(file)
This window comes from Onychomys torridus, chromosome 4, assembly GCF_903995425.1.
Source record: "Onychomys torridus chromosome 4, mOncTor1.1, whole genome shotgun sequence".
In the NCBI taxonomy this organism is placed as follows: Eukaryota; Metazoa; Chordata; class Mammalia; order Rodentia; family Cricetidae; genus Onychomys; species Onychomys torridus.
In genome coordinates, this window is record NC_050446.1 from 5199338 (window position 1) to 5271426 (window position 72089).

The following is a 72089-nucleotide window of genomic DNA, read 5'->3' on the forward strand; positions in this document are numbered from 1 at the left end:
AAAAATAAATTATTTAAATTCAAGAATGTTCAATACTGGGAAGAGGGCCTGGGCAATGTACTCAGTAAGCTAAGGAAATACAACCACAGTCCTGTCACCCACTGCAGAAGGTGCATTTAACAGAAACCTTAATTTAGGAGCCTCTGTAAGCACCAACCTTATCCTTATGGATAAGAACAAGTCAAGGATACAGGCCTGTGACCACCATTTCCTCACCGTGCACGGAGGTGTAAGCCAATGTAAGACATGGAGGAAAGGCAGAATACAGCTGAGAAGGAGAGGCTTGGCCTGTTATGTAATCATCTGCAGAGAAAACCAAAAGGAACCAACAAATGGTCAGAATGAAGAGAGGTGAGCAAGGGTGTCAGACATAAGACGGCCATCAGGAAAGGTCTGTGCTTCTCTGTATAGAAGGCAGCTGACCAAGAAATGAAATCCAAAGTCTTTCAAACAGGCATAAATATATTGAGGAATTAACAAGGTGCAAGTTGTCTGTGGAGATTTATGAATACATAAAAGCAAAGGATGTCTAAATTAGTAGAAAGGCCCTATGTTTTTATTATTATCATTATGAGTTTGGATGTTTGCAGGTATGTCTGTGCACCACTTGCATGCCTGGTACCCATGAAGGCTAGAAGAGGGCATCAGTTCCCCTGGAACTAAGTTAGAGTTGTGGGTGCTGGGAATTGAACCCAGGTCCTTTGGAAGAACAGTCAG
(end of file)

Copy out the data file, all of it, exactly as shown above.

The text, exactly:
This window comes from Onychomys torridus, chromosome 4, assembly GCF_903995425.1.
Source record: "Onychomys torridus chromosome 4, mOncTor1.1, whole genome shotgun sequence".
In the NCBI taxonomy this organism is placed as follows: Eukaryota; Metazoa; Chordata; class Mammalia; order Rodentia; family Cricetidae; genus Onychomys; species Onychomys torridus.
In genome coordinates, this window is record NC_050446.1 from 5199338 (window position 1) to 5271426 (window position 72089).

The following is a 72089-nucleotide window of genomic DNA, read 5'->3' on the forward strand; positions in this document are numbered from 1 at the left end:
AAAAATAAATTATTTAAATTCAAGAATGTTCAATACTGGGAAGAGGGCCTGGGCAATGTACTCAGTAAGCTAAGGAAATACAACCACAGTCCTGTCACCCACTGCAGAAGGTGCATTTAACAGAAACCTTAATTTAGGAGCCTCTGTAAGCACCAACCTTATCCTTATGGATAAGAACAAGTCAAGGATACAGGCCTGTGACCACCATTTCCTCACCGTGCACGGAGGTGTAAGCCAATGTAAGACATGGAGGAAAGGCAGAATACAGCTGAGAAGGAGAGGCTTGGCCTGTTATGTAATCATCTGCAGAGAAAACCAAAAGGAACCAACAAATGGTCAGAATGAAGAGAGGTGAGCAAGGGTGTCAGACATAAGACGGCCATCAGGAAAGGTCTGTGCTTCTCTGTATAGAAGGCAGCTGACCAAGAAATGAAATCCAAAGTCTTTCAAACAGGCATAAATATATTGAGGAATTAACAAGGTGCAAGTTGTCTGTGGAGATTTATGAATACATAAAAGCAAAGGATGTCTAAATTAGTAGAAAGGCCCTATGTTTTTATTATTATCATTATGAGTTTGGATGTTTGCAGGTATGTCTGTGCACCACTTGCATGCCTGGTACCCATGAAGGCTAGAAGAGGGCATCAGTTCCCCTGGAACTAAGTTAGAGTTGTGGGTGCTGGGAATTGAACCCAGGTCCTTTGGAAGAACAGTCAG